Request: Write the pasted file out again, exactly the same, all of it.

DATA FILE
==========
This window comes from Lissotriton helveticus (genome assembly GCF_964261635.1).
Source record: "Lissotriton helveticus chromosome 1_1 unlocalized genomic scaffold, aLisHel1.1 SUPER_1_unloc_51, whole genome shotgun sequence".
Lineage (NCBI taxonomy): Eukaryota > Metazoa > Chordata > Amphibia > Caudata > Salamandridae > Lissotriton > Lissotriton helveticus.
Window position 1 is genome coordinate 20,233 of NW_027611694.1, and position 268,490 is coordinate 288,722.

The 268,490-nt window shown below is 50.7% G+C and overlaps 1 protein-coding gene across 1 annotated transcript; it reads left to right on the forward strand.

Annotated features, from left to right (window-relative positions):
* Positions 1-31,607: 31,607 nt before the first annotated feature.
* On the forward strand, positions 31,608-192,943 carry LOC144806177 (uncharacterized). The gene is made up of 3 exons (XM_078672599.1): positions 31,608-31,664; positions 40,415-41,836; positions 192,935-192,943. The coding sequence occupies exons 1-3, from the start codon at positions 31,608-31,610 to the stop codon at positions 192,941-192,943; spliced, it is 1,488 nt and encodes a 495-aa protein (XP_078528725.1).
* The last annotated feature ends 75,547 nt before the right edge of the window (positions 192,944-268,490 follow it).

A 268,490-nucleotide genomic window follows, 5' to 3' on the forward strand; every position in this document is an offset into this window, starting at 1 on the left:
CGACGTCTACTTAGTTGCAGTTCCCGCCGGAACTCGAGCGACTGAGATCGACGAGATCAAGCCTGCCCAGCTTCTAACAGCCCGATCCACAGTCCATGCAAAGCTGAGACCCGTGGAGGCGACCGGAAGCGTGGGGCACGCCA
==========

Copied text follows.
This window comes from Lissotriton helveticus (genome assembly GCF_964261635.1).
Source record: "Lissotriton helveticus chromosome 1_1 unlocalized genomic scaffold, aLisHel1.1 SUPER_1_unloc_51, whole genome shotgun sequence".
Lineage (NCBI taxonomy): Eukaryota > Metazoa > Chordata > Amphibia > Caudata > Salamandridae > Lissotriton > Lissotriton helveticus.
Window position 1 is genome coordinate 20,233 of NW_027611694.1, and position 268,490 is coordinate 288,722.

The 268,490-nt window shown below is 50.7% G+C and overlaps 1 protein-coding gene across 1 annotated transcript; it reads left to right on the forward strand.

Annotated features, from left to right (window-relative positions):
* Positions 1-31,607: 31,607 nt before the first annotated feature.
* On the forward strand, positions 31,608-192,943 carry LOC144806177 (uncharacterized). The gene is made up of 3 exons (XM_078672599.1): positions 31,608-31,664; positions 40,415-41,836; positions 192,935-192,943. The coding sequence occupies exons 1-3, from the start codon at positions 31,608-31,610 to the stop codon at positions 192,941-192,943; spliced, it is 1,488 nt and encodes a 495-aa protein (XP_078528725.1).
* The last annotated feature ends 75,547 nt before the right edge of the window (positions 192,944-268,490 follow it).

A 268,490-nucleotide genomic window follows, 5' to 3' on the forward strand; every position in this document is an offset into this window, starting at 1 on the left:
CGACGTCTACTTAGTTGCAGTTCCCGCCGGAACTCGAGCGACTGAGATCGACGAGATCAAGCCTGCCCAGCTTCTAACAGCCCGATCCACAGTCCATGCAAAGCTGAGACCCGTGGAGGCGACCGGAAGCGTGGGGCACGCCA